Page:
Seattle, Wa. -
The FAA and the EASA both granted the new Boeing 787 Dreamliner flight certifications in a ceremony at Paine Field in Everett, Washington, where Boeing manufactures the 787. The 787 has undergone long delays and cost overruns stemming from union strikes, contractor supply problems and wiring re-designs.
But all that's been fixed, either by making it right or building a second airplane factory in South Carolina, which is still embroiled in debate.
The launch customer for the 787 is ANA and they will take delivery of their first 787 on Sept 28. Boeing is also ramping up production, with 58 in production; 46 of those are close to being completed.
Including cancellations related to delays, Boeing still has 827 orders for the plane, ensuring its viability and profitability even with cost overruns. Estimates for the total production over time range from 1,500 to 2,500. If Boeing sells as many as it makes, the 787 will be one of the most sold planes ever.
The 787 is made from composite materials making the plane much lighter than a traditional airliner, with more efficient power production and thrust, both adding to the overall fuel efficiency of the plane. Its range will be the longest of any plane in production, reaching over 10,000 miles non-stop. Airlines have said they like this plane because, thanks to the 787's efficiency, it allows them to open new routes with smaller passenger loads that previously would have been unprofitable.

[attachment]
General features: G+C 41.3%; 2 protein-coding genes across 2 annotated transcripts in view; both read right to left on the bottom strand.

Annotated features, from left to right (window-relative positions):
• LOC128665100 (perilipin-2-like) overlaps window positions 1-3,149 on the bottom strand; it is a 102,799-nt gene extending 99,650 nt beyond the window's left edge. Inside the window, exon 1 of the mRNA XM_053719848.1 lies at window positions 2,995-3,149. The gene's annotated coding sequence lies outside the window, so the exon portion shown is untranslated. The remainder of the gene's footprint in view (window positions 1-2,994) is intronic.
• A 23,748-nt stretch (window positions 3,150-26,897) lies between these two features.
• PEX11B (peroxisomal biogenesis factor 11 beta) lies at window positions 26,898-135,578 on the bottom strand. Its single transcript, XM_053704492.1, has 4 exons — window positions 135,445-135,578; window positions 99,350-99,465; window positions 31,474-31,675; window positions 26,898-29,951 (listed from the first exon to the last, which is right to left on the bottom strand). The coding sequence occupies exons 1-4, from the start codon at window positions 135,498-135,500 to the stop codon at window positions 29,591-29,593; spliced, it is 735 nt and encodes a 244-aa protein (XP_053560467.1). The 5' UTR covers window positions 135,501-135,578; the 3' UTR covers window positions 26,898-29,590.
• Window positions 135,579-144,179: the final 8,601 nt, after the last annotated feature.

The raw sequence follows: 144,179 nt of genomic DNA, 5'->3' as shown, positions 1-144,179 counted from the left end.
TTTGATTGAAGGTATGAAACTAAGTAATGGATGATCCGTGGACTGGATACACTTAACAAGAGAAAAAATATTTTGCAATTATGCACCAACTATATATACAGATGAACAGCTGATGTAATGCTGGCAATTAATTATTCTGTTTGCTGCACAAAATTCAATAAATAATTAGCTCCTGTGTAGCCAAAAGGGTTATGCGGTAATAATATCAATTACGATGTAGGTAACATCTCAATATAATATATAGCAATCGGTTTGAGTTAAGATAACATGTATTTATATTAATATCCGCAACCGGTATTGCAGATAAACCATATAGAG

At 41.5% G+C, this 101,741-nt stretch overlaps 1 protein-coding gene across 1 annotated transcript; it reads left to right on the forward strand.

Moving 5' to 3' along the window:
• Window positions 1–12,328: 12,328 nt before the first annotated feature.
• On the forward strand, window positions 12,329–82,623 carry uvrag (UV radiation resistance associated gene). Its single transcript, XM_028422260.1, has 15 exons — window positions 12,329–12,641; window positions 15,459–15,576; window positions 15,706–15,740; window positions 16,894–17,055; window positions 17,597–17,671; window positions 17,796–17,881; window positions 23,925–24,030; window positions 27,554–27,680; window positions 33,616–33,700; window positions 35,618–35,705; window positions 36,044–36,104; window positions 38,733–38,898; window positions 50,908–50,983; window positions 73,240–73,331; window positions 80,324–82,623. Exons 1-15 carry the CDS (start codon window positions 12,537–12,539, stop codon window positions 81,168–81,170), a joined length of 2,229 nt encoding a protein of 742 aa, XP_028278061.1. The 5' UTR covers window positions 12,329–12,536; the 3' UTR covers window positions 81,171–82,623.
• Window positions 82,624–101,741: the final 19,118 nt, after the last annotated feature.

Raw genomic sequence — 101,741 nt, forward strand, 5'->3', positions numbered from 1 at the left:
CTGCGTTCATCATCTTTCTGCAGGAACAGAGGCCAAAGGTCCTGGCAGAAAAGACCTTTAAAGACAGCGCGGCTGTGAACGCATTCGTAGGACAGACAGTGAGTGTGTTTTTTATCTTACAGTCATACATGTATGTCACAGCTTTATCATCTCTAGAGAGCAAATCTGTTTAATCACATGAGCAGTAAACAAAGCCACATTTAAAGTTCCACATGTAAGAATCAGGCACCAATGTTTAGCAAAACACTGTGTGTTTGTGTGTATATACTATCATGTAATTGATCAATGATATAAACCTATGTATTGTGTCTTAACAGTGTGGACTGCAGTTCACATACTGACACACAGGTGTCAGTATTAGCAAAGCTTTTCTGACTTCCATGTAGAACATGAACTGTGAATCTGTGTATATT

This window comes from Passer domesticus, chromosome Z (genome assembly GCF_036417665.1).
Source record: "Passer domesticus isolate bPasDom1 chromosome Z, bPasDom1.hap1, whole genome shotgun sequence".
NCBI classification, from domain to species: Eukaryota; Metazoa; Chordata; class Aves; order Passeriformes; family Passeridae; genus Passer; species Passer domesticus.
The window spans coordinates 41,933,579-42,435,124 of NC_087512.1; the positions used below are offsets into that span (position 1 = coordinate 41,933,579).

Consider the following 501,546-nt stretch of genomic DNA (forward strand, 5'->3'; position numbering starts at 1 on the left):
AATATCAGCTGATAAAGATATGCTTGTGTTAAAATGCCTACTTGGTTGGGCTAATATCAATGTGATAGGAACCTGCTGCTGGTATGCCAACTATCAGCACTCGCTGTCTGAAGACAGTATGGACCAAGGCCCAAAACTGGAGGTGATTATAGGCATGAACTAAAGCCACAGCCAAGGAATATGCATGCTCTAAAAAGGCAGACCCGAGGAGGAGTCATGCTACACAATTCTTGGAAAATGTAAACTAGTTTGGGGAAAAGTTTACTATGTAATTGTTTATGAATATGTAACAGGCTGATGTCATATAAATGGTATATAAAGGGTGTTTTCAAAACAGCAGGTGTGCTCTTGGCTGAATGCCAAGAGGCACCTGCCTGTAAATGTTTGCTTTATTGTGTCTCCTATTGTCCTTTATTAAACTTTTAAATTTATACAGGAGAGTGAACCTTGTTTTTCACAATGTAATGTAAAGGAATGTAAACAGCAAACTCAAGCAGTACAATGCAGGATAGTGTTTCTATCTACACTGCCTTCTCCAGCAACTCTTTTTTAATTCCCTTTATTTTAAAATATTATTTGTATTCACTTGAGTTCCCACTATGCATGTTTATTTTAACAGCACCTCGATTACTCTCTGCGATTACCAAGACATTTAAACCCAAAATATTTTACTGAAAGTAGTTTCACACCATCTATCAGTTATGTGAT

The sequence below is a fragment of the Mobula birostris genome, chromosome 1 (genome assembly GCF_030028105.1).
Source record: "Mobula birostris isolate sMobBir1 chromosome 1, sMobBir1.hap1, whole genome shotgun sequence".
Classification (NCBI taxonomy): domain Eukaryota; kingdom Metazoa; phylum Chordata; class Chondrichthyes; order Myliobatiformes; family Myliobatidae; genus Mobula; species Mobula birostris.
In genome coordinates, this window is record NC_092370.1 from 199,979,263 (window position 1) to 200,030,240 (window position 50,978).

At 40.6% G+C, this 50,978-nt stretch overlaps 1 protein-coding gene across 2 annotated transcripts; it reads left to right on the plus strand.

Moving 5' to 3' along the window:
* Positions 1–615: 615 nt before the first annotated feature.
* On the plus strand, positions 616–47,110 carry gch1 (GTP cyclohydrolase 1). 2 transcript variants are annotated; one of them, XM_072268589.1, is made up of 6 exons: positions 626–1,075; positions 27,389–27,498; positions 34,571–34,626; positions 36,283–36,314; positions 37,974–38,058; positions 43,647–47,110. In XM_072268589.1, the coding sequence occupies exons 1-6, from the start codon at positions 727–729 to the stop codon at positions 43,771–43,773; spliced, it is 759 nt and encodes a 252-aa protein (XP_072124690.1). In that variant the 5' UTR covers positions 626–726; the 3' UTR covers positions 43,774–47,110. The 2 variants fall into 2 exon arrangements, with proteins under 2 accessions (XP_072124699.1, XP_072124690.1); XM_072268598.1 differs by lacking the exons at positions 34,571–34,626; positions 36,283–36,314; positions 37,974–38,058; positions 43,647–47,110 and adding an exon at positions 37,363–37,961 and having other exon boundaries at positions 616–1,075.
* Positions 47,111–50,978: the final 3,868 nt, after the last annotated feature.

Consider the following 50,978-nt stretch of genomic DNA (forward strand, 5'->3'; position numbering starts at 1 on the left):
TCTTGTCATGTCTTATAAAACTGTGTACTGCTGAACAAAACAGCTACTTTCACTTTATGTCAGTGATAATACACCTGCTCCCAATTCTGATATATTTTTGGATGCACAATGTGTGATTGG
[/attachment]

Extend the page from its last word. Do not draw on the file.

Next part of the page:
The new plane also comes with a totally redesigned interior, and permits higher humidity with less pressurization, allowing for improved passenger comfort.
Airbus's rival to the 787 is the A350xwb and is not slated to enter service until at least 2015 or 2016, giving Boeing several years of flight performance to be put up against the untested A350xwb.